Eleven horses won multiple races at the meet, including $100,000 Dogwood (GIII) winner Four Graces (4-3-0-0—$134,450); promising 2-year-old and Bashford Manor (GIII) winner Cazadero (2-2-0-0—$106,160); turf sprinter Change of Control (17-5-4-2—$295,849); improving 3-year-old Art Collector (7-3-1-0—$188,475); and rising 3-year-old filly Paris Lights (3-2-0-1—$95,412).
Hall of Fame trainer Steve Asmussen (100-17-11-10—$1,112,065) not only won his record-extending 23rd Churchill Downs training title, 17 wins to 16 over Brad Cox (69-16-8-6—$777,195), but he overtook south Louisville native Dale Romans (44-7-6-3—$239,159) as the track’s all-time leading trainer. Asmussen has won 747 career races at Churchill Downs, three more than Romans, who overtook renowned Bill Mott (42-8-4-4—$481,140) on Nov. 12, 2017 after a 31-year reign.
Mott, who has 728 career wins at Churchill Downs, became only the seventh trainer in history to record 5,000 career wins when Moon Over Miami (7-2-0-0—$98,702) won at the Louisville track on June 20. Longtime Mott assistant Kenny McCarthy saddled the winner and accepted the local accolades.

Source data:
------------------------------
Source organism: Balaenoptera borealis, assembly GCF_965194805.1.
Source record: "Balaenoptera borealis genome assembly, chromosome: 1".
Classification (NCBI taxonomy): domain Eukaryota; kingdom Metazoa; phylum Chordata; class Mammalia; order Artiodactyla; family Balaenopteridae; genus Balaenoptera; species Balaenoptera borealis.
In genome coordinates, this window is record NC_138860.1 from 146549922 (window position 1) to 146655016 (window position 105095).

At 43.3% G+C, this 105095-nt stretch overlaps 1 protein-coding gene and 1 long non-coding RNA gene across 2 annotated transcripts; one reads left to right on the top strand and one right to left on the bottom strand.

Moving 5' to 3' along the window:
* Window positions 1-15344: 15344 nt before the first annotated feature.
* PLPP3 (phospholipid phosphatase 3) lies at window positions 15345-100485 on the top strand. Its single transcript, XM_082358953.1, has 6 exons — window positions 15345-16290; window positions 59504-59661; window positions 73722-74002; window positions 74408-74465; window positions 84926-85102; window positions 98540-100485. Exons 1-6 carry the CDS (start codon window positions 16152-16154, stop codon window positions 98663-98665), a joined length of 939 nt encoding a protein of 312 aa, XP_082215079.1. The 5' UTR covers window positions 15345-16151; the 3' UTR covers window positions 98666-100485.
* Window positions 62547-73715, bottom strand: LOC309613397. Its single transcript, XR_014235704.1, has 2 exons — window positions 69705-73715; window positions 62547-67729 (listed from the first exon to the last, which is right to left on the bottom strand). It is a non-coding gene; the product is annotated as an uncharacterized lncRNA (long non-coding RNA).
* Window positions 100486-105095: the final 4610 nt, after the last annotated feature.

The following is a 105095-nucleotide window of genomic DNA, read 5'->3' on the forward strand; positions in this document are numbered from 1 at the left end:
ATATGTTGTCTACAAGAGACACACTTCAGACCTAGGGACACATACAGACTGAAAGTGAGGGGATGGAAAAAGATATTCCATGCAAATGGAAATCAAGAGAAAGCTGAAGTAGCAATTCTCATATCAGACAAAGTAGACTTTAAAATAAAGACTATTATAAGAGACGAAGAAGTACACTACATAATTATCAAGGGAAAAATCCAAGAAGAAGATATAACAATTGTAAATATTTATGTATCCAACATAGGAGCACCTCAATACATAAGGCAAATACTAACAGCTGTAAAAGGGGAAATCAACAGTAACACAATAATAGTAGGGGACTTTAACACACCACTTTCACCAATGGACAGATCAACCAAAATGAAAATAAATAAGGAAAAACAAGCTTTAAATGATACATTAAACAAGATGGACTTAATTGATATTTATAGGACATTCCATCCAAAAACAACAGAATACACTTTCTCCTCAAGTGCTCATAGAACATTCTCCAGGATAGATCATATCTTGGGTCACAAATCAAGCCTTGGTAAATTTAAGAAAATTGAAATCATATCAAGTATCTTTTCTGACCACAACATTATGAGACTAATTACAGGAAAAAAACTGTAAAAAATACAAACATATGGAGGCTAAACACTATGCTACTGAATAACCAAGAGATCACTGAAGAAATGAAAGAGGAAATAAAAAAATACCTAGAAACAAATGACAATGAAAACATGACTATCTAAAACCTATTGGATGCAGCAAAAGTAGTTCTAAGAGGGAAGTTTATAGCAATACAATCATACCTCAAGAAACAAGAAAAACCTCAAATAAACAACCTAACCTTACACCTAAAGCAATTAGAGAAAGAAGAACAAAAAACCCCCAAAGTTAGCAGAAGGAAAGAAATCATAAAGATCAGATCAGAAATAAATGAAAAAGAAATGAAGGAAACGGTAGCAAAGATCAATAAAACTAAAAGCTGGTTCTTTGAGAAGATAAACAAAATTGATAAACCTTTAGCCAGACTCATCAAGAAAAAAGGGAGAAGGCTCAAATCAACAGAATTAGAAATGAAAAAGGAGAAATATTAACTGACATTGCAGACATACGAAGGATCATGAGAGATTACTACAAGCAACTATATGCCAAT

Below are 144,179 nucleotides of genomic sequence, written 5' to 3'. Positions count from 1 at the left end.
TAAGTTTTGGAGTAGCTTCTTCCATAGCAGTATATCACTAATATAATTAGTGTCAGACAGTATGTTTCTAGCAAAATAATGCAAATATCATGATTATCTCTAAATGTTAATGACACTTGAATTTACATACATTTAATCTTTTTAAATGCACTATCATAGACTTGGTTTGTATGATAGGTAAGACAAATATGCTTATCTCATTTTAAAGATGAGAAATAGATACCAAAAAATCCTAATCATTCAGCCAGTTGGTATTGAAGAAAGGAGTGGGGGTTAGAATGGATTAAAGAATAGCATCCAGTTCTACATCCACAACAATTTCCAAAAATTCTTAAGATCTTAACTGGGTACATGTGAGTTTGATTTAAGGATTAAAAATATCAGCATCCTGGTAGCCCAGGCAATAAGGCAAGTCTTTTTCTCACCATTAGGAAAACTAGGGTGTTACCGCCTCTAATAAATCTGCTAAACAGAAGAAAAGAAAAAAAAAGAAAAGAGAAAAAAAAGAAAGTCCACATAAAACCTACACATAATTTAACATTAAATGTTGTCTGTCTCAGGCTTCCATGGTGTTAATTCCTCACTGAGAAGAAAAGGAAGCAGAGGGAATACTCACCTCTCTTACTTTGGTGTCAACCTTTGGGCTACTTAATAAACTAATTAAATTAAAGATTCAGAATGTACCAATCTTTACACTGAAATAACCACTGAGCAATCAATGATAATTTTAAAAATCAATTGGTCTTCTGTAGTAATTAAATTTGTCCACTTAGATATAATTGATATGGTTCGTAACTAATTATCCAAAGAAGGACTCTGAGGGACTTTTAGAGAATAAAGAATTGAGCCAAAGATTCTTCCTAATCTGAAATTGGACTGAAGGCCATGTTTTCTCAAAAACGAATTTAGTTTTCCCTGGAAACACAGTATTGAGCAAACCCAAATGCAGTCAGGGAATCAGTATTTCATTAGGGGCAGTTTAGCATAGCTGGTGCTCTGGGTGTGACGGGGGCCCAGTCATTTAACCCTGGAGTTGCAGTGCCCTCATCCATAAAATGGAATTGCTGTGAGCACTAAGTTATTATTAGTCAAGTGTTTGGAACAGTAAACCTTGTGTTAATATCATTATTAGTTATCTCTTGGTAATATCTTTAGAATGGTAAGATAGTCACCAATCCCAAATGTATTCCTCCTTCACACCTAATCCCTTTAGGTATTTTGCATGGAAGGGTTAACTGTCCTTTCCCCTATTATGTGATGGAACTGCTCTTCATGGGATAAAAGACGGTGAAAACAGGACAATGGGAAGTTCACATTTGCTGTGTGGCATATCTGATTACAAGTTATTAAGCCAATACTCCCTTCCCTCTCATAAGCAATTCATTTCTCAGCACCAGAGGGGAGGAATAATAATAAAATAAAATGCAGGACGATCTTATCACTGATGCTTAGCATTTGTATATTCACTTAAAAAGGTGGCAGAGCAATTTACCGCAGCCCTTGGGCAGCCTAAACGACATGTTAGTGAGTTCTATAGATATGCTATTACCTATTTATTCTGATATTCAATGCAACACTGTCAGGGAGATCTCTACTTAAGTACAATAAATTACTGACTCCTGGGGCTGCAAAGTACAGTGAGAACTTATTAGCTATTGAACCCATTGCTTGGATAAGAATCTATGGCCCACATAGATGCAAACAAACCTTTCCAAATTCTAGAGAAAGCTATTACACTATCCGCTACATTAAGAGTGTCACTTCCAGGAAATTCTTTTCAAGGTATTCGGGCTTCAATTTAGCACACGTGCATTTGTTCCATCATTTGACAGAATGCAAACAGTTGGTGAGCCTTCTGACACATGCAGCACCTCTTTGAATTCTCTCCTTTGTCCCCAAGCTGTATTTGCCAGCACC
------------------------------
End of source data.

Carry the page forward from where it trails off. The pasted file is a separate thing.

Tyler Gaffalione (153-31-34-17—$1,711,573), 25, reaffirmed his status as one of the sport’s escalating young stars by easily defeating 19-time local riding champion Corey Lanerie (167-24-18-23—$1,253,138), 31 wins to 24, in the jockey standings.
Owners Ken and Sarah Ramsey (18-5-2-1—$184,411) earned their record-extending 33rd crown as the leading owners at Churchill Downs. On May 24, the Nicholasville, Ky. couple registered their unprecedented 500th win beneath the Twin Spires, and finished the season with a total of 504 career Churchill Downs wins.
Gayle Benson’s G M B Racing (7-2-1-0—$368,532), the owners of Tom’s d’Etat, was the meet’s top money-earning owner.
Racing in Kentucky will shift to Ellis Park (July 2-5 and July 17-Aug. 30) and Keeneland (July 8-12) before it returns to Churchill Downs in nine weeks for the rescheduled Kentucky Derby Week (Sept. 1-5). The 146th runnings of the Longines Kentucky Oaks (GI) and Kentucky Derby Presented by Woodford Reserve (GI) will be staged with spectators under strict guidelines on Friday, Sept. 4 and Saturday, Sept. 5, respectively.